Somewhere around a decade ago, I decided I wanted to learn to play the guitar. In high school, I had been a low-to-moderately talented trombone player — good enough to hold first chair in my school and fifth chair in the all-district band but probably not good enough to qualify for all-state — but don’t consider myself to be especially musical in general. For example, I can’t hear a note or chord and name it. I also can’t just decide to belt out a given note in my own voice. I can pick out simple melodies on a piano with trial and error but can’t just sit down and play a thing by ear.

So, about a decade ago, I bought a cheap acoustic guitar off ebay and spent a week or two trying to make my pretty non-dexterous fingers bend to the shapes required to play some basic chords. It hurt my fingers and I felt like I wasn’t making much progress, and it didn’t take me too long to give up. It’s been years since I gave that guitar to a friend who had mentioned being interested in playing again but didn’t have an instrument.

Last month, my company held an all-hands meetup as we do every year, and one of the activities during the meetup (these things are a mix of work and play) was a set of jam sessions with rented instruments. People who were able to play the various instruments that were available met during the week to play together. A set list emerged, and on our closing night party, colleagues rotated in and out of the band as they played a 40-minute set that was extraordinarily well done and fun. It was a real rock concert put on by people I knew (who I hadn’t previously known were musicians), and it was energizing and inspiring and fantastic all around.

It made me want to think about trying the guitar again. My fingers are almost debilitatingly un-nimble. Sure, I can type 80 or 90 words per minute in bursts, but otherwise, it’s like I’m working with meat hooks. I’m unable with either hand to form the classic American sign for the number three, for example. My fingers just won’t do it. They all bend together as if connected by thread, and it’s sort of physically uncomfortable to try. I had read that an electric guitar had a skinnier neck and was easier to play in terms of fretting, so a couple of weeks ago, I bought a starter guitar. I’ve been practicing pretty diligently ever since, using an app called Yousician to guide me.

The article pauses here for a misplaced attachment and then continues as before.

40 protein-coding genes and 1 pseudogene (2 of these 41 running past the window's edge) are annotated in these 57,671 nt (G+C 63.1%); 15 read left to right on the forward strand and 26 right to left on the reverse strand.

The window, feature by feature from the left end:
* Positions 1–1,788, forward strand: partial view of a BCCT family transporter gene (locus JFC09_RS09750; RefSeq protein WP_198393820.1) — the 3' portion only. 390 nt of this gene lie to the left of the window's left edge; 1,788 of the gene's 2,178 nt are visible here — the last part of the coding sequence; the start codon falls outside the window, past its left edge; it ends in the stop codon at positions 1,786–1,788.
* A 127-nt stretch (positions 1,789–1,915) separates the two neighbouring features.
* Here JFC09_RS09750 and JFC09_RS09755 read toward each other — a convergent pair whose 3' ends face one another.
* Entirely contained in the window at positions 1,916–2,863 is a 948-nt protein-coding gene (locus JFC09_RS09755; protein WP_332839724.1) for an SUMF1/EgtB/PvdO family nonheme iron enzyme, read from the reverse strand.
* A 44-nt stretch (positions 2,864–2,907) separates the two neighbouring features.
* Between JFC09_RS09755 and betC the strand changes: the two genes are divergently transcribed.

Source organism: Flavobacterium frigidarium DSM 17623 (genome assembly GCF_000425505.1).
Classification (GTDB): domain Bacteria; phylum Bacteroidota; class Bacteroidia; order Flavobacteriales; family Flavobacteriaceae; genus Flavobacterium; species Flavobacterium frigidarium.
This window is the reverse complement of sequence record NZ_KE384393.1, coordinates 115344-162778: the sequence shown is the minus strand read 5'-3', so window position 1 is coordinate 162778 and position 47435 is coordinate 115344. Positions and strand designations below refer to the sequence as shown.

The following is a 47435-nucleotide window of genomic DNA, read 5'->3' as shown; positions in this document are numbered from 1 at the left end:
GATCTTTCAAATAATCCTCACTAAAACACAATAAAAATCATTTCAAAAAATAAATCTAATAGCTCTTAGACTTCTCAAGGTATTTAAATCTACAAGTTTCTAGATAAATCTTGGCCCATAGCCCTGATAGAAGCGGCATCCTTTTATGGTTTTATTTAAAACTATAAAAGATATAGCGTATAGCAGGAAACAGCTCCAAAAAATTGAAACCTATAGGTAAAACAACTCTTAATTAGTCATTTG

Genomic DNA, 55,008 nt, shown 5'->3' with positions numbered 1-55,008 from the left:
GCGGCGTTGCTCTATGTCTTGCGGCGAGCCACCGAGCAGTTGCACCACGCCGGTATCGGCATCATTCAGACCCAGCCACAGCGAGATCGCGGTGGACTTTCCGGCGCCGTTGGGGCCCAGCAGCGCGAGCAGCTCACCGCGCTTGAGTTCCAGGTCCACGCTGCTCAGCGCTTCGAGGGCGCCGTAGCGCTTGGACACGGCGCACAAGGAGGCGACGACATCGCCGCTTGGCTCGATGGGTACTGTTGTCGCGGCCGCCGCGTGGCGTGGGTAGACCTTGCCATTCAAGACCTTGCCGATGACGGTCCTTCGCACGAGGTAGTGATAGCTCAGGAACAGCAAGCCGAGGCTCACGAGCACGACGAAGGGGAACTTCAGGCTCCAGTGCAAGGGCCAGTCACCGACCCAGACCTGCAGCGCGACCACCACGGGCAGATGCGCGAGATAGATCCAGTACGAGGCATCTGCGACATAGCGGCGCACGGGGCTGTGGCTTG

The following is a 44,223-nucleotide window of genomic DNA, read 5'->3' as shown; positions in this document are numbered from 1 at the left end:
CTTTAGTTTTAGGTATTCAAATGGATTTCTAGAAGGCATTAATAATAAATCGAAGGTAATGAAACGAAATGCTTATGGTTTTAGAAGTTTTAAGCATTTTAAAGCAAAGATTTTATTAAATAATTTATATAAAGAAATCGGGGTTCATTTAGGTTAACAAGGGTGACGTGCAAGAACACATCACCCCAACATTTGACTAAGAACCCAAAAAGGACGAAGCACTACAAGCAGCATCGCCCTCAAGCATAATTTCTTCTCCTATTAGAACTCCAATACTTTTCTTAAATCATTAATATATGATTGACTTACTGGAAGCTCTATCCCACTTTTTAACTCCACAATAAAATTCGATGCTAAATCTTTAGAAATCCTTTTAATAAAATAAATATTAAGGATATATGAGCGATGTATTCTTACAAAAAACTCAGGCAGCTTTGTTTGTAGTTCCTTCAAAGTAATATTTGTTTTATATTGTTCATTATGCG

I like Yousician a lot. It offers brief video tutorials for various skills and a karaoke style experience that teaches you to play and grades your performance. As you acquire skills and pass tests, you unlock new skills. Rather than just blindly trying to play random chords without knowing whether you’re even doing it right, you get instant feedback and learn chords in an order that I presume is pretty intentionally planned out (E, Em, Am, C, G, E5, A5, and D5 so far). There are two tracks you can follow — lead and rhythm. I started with lead and within a day or two was reading tabulature (ish) and playing simple songs. I followed that track for a couple of weeks and then decided to back up and start at the beginning for the rhythm track. Now I can play and switch between a handful of chords and play a rhythm part for some simple songs.

I have a ridiculously long way to go before I’ll feel like anything but a buffoon with this guitar, but I’m really pleased with the progress I’ve made so far, and even though I wouldn’t yet call what I’m doing making music, it’s neat to feel like I’m heading in the general direction of being able to make music.

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